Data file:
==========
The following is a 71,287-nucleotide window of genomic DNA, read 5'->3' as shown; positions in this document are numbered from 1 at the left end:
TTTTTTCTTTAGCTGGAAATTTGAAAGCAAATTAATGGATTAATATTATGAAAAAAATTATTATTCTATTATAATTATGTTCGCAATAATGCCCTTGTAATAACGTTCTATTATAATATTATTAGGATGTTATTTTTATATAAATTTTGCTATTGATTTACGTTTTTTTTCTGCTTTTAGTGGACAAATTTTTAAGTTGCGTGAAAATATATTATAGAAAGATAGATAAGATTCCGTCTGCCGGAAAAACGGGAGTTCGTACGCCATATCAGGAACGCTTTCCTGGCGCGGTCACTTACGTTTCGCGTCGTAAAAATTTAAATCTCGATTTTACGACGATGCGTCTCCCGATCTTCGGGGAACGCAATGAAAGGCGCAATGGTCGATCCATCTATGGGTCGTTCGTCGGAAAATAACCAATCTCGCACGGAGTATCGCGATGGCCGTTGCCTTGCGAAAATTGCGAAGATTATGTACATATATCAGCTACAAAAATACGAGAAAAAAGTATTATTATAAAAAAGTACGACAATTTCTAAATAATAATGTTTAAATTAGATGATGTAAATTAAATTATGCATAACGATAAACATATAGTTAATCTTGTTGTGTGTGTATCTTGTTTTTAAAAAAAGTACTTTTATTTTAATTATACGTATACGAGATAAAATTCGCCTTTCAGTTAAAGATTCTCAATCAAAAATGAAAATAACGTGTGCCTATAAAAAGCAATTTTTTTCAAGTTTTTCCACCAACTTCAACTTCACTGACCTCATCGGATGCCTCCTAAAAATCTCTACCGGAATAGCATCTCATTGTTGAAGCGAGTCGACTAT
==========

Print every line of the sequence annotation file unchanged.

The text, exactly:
The following is a 71,287-nucleotide window of genomic DNA, read 5'->3' as shown; positions in this document are numbered from 1 at the left end:
TTTTTTCTTTAGCTGGAAATTTGAAAGCAAATTAATGGATTAATATTATGAAAAAAATTATTATTCTATTATAATTATGTTCGCAATAATGCCCTTGTAATAACGTTCTATTATAATATTATTAGGATGTTATTTTTATATAAATTTTGCTATTGATTTACGTTTTTTTTCTGCTTTTAGTGGACAAATTTTTAAGTTGCGTGAAAATATATTATAGAAAGATAGATAAGATTCCGTCTGCCGGAAAAACGGGAGTTCGTACGCCATATCAGGAACGCTTTCCTGGCGCGGTCACTTACGTTTCGCGTCGTAAAAATTTAAATCTCGATTTTACGACGATGCGTCTCCCGATCTTCGGGGAACGCAATGAAAGGCGCAATGGTCGATCCATCTATGGGTCGTTCGTCGGAAAATAACCAATCTCGCACGGAGTATCGCGATGGCCGTTGCCTTGCGAAAATTGCGAAGATTATGTACATATATCAGCTACAAAAATACGAGAAAAAAGTATTATTATAAAAAAGTACGACAATTTCTAAATAATAATGTTTAAATTAGATGATGTAAATTAAATTATGCATAACGATAAACATATAGTTAATCTTGTTGTGTGTGTATCTTGTTTTTAAAAAAAGTACTTTTATTTTAATTATACGTATACGAGATAAAATTCGCCTTTCAGTTAAAGATTCTCAATCAAAAATGAAAATAACGTGTGCCTATAAAAAGCAATTTTTTTCAAGTTTTTCCACCAACTTCAACTTCACTGACCTCATCGGATGCCTCCTAAAAATCTCTACCGGAATAGCATCTCATTGTTGAAGCGAGTCGACTAT